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In this chapter, Dr. Sagan shares some thoughts on the corruption of science for marketing purposes, specifically within the pharmaceutical industry. In this discussion, Dr. Sagan tells us about as apparent relationship between acetaminophen and kidney failure. However, he…
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Ch.12 In this chapter, Dr. Sagan shares some thoughts on the corruption of science for marketing purposes, specifically within the pharmaceutical industry. In this discussion, Dr. Sagan tells us about as apparent relationship between acetaminophen and kidney failure. However, he pauses to note that it is not clear whether the relationship is one of correlation or causation? What is the difference between these two concepts and why is it so important that we understand it? What does Dr. Sagans mentioning this point reflect about his character in this discussion? Does this point help or hurt his arguments? Is he more concerned with making a point or with getting the facts straight?
Dr.Sagan explores the tactical use of science by individuals to give a deceptive view of things. By highlighting the two concepts in correlation and causation, he asserts the fact that corruption of science for marketing purposes is a reality. While Causation refers to the fact that something causes an effect, or the action of causing an effect, Correlation shows a relationship in which two or more things are mutual or complementary, or one thing is caused by another. His emphasis on pseudoscience portrays his inquisitive character as far as science and humanity is concerned. This supports his various arguments on pseudoscience and helps him get facts straight on skeptical thinking as a tool to test new ideas.
2. Speaking of causation, among many other helpful points, Dr. Sagans Baloney Detection Kit advises us to control for variables and effects in order to isolate and understand causational relationships. Why is this so important? What do we risk if we dont properly control experiments? Now, lets think of this in the leadership sense. Your employee morale is low, so youve decided to implement three new benefits to try and improve things: 1) free lunches, 2) 401Ks, and 3) yoga classes. Explain how you would design a controlled experiment with these three initiatives to isolate and understand their effects on morale.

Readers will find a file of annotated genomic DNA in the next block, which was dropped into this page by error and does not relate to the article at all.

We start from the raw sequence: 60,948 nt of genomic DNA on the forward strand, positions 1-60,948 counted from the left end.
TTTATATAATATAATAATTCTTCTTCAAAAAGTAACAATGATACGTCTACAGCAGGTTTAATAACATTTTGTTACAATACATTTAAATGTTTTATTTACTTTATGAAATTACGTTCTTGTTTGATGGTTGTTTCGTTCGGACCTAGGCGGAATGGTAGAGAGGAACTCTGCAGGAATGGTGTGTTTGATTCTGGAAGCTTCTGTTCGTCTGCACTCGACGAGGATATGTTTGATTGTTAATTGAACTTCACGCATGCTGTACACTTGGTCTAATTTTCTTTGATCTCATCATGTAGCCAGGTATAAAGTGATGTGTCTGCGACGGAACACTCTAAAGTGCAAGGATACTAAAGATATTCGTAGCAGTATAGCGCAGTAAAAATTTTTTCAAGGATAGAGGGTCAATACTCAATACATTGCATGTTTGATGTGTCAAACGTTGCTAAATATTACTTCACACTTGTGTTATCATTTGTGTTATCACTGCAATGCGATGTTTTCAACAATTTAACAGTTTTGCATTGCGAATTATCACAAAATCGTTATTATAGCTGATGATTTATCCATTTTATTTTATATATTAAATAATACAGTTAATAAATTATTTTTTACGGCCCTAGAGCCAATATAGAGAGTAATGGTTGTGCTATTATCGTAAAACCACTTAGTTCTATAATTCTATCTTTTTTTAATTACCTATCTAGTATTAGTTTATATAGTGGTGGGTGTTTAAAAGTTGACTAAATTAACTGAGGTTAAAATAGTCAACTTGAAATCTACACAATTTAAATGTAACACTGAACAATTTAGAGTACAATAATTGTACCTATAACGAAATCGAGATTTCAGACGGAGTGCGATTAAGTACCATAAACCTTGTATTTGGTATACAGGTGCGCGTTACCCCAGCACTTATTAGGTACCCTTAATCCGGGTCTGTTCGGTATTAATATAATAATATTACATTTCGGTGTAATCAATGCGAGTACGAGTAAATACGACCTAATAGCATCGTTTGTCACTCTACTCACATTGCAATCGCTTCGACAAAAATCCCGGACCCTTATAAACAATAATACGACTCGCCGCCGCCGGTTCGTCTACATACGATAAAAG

Control for variables is critical in testing the feasibility of the new idea. In respect of controlling experiments, the findings leave option for comparison and informed decision on conclusion. According to the view of Dr.Sagan, it is common to realize that improper control experiments will lead to unrealistic results which have significant challenge in sustainability of the given scientific idea. Designing a control experiment constitutes;
- Taking two groups in which one group take free lunches, have 401Ks, and go for yoga classes while the other group will not be exposed to the same conditions
- Comparative analysis of their productivity will deliver the best result on which to make a decision.
3. In the following paragraph, Dr. Sagan talks about double blind experimental procedures to ensure optimal guard against the biases that weve been talking about. What does double blind mean? Why is it important to the integrity of an experiment? Hospitality researchers use double blind methods in peer review. What is a double-blind peer review? How does it benefit our research as social scientists?
In respect of Dr.Sagan’s opinion, it is critical to note that double-blind is an experimental procedure in which neither the subjects of the experiment nor the persons administering the experiment know the critical aspects of the experiment. It boosts the integrity of the experiment such that the outcome is representative of the actual event. Double-blind peer review is a concept in which the identities of the author and referees are both hidden, making it easier for reviewers to focus on the paper itself without being swayed by any preconceived ideas about the author or his institution. This promotes unbiased critique hence boosts the reliability and validity of the research findings.